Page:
OTTAWA — ]In the waning daylight of a cool August evening in northeast Calgary, Liberal tour staff used measuring tape and chalk paint to draw out physical distancing circles at a Thursday mini-campaign rally.
A limited crowd of preapproved supporters were then directed to stand within the circles with only their own households for the duration of the event. Do not rush the stage to get close to Liberal Leader Justin Trudeau, they were told. He will come to you.
Everything seemed to go to plan inside the official perimeter, as Trudeau delivered a stump speech on a podium and then moved around from circle to circle bumping elbows and posing for photos with the 80 people who made the cut to get inside.
But as soon as Trudeau stepped outside the barrier, the crowd of supporters who showed up despite not making that cut threw all the best-laid pandemic precautions to the wind, surging towards the leader en masse, jockeying for the chance to get that desired photo or the coveted elbow bump.
They were all wearing masks — the Liberals insisted on it even for those not admitted inside the official perimeter — but the throngs around Trudeau could not meet any definition of physical distancing.
The event was not unique.
From the lively streets of Trudeau’s own riding of Papineau in Montreal, to the quaint downtown environs of Cobourg and Aurora, Ont., or the street outside the Vancouver Convention Centre, the first week of the Trudeau election tour was a repeated reminder of just how hard it might be to run anything resembling a normal campaign while keeping true to pandemic restrictions.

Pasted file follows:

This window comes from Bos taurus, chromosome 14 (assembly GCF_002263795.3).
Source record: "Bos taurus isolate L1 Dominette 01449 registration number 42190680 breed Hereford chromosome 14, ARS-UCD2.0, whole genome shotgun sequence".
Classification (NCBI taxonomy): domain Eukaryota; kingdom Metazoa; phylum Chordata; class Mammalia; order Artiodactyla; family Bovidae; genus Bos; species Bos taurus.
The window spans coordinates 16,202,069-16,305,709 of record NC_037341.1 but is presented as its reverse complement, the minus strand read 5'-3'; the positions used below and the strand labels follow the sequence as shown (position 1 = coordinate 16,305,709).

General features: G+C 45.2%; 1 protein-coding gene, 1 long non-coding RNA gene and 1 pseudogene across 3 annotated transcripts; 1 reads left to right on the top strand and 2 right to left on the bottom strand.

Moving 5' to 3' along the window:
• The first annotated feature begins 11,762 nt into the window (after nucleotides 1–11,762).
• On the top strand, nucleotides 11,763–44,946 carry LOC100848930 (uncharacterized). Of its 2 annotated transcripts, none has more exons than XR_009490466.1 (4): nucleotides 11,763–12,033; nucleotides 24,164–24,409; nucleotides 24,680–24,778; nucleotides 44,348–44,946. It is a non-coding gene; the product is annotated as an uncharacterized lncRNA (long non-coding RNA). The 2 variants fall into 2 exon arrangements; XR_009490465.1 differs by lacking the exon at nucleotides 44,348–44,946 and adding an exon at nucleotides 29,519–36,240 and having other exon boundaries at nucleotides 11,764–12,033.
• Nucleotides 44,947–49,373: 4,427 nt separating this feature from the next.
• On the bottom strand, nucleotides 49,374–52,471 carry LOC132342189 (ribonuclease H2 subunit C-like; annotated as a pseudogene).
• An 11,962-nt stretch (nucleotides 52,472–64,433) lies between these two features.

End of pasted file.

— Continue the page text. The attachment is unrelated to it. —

But even as the Liberals took steps to limit publicity on most daily tour stops, word of mouth travels quickly, especially on social media.
Hundreds of eager fans and small pockets of what appeared to be organized but angry anti-vaccine protesters flocked to the events. Despite a heavier than usual security detail, keeping everyone roughly two metres apart proved to be impossible.
Trudeau, who spent much of the first week defending the decision to call an election as a fourth wave of COVID-19 is starting to surge, said Friday he feels things are still safe.
“It is important to follow public health measures, which is why we are wearing masks,” he said at tour stop in Winnipeg.
“We are getting regularly tested. We are following the local public health rules as much as possible — as much as everyone is across the country.”
He said it is important to continue to follow public health measures, though he sidestepped answering a direct question about whether the campaign crowds are sending the wrong message to Canadians.
Chief public health officer Dr. Theresa Tam has said she thinks an election can be held safely, but has been careful to remind parties and Elections Canada staff alike that public health measures must still be followed.
“There are public health measures that people have to observe including local measures on gathering sizes but also best practices in any of those gatherings, mask wearing being one of them, outdoors being better than indoors,” she said on Aug. 12.
“… Everybody who is going to show up at any gathering should protect themselves maximally, which includes vaccinations.”
On Friday, Tam reported that new infections of COVID-19 had jumped to an average of more than 2,200 new cases a day. That’s up 38 per cent in just one week and is driven mostly by the spread of the more infectious Delta variant among unvaccinated Canadians.
All the campaigns have implemented infection control measures, from requiring face masks, full vaccinations and daily rapid tests for anyone on tour, to setting crowd limits and avoiding the kind of massive rallies reminiscent of campaigns past.
The Liberals have previously brought out hundreds of supporters toting campaign signs just to send Trudeau off on his campaign plane for the first time. In 2021, however, Trudeau boarded his plane for the first time on day three, waving at the top of the stairs only to a handful of staff and the small pool of media travelling with the tour.
This report by The Canadian Press was first published Aug. 21, 2021.